(A) The government might continue to pay for past inefficient use of funds.
(B) The rate of inflation has varied considerably over the past twenty years.
(C) The contractual price will be greatly affected by the cost of materials used for the products.
(D) Many taxpayers question the amount of money the government spends on military contracts.
(E) The pricing method based on historical costing might not encourage the development of innovative weapons.

The conclusion is it is economically unsound to pay the contractors by adding an amount to the previous year's price

We should strengthen this.

Negate the conclusion: it is NOT economically unsound to pay by adding an amount to the previous year's price

Since this is a strengthen question the choice should be such that it refutes the negated conclusion.

Choice A does it best because it says it would indeed be unsound because the use of funds in the past may have been inefficient and is not corrected.
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Re: The price the government pays for standard weapons purchased  [#permalink]

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12 Jan 2014, 13:30
With option A, i had problem in understanding the meaning of " use of funds" ….. it does not mean "the original cost" to me !!!
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Re: The price the government pays for standard weapons purchased  [#permalink]

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12 Jan 2014, 19:27
Historical costing allows contractors to protect their profits by adding a percentage increase, based on the current rate of inflation, to the previous year’s contractual price.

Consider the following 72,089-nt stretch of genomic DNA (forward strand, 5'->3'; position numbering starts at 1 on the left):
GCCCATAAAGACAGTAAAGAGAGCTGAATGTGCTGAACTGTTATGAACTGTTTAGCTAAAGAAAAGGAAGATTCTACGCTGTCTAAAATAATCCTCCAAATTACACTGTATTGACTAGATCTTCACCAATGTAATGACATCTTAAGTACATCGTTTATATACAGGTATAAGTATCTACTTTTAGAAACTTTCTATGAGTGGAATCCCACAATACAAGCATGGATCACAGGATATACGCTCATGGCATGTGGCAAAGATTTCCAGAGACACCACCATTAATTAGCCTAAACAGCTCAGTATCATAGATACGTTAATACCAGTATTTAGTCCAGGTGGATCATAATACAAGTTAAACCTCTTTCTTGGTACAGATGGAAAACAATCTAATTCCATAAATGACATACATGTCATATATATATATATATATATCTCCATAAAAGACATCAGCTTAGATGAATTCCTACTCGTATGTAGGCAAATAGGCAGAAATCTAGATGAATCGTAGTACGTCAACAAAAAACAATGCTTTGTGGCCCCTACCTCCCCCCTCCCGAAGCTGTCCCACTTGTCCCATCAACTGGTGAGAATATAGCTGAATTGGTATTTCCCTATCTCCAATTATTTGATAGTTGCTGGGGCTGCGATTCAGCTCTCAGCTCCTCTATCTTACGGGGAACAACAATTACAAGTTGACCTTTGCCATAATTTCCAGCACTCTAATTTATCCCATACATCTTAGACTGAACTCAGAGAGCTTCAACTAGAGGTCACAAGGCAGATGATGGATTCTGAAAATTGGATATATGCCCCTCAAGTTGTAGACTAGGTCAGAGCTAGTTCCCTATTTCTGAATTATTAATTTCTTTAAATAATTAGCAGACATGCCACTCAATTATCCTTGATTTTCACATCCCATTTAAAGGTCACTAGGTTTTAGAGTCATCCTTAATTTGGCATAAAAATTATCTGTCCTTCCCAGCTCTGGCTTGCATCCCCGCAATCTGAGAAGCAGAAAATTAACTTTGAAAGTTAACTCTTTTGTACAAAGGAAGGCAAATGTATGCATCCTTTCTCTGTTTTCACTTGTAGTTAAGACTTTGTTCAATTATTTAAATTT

The best basis for a criticism of historical costing as an economically sound pricing method for military contracts-------------
WE ARE LOOKING FOR FLAW IN THE SYSTEM....... It could be.....May be now the cost of the material has decreased but we continue last year rates or last year we erroneously paid more so we are forced to continue that now or may be last year special circumstances meant more cost.......

(A) The government might continue to pay for past inefficient use of funds......APPEARS OK
(B) The rate of inflation has varied considerably over the past twenty years.....SO WHAT? IT HAPPENS
(C) The contractual price will be greatly affected by the cost of materials used for the products.....BUT THAT DOES'NT AFFECT US.. WE ARE PAYING AS PER LAST YEAR....
(D) Many taxpayers question the amount of money the government spends on military contracts.IRRELEVANT.. WE HAVE TO PURCHASE...
(E) The pricing method based on historical costing might not encourage the development of innovative weapons.IRRELEVANT

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Re: The price the government pays for standard weapons purchased  [#permalink]

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14 Mar 2014, 07:38
i Am bit worried abt the rules that i learned in Powerscore CR bible.

Can a weaken question be with out Conclusion?
Wat is the conclusion in this question?

Rrsnathan.
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Re: The price the government pays for standard weapons purchased  [#permalink]

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08 Apr 2014, 04:59
B is wrong because of another reason- it does not mention whether the variation has been positive or negative. It just says- the rate "varied".

This is called language shift and is to be avoided.
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Re: The price the government pays for standard weapons purchased  [#permalink]

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18 Apr 2014, 10:44
I narrowed down to A and E

A is a weakener.

Wats prob wit E)
(E) The pricing method based on historical costing might not encourage the development of innovative weapons - It cretizise saying innovation wont be there.

Plz ezplain y this is wrong

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Re: The price the government pays for standard weapons purchased  [#permalink]

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09 Dec 2014, 05:58
sagarsabnis wrote: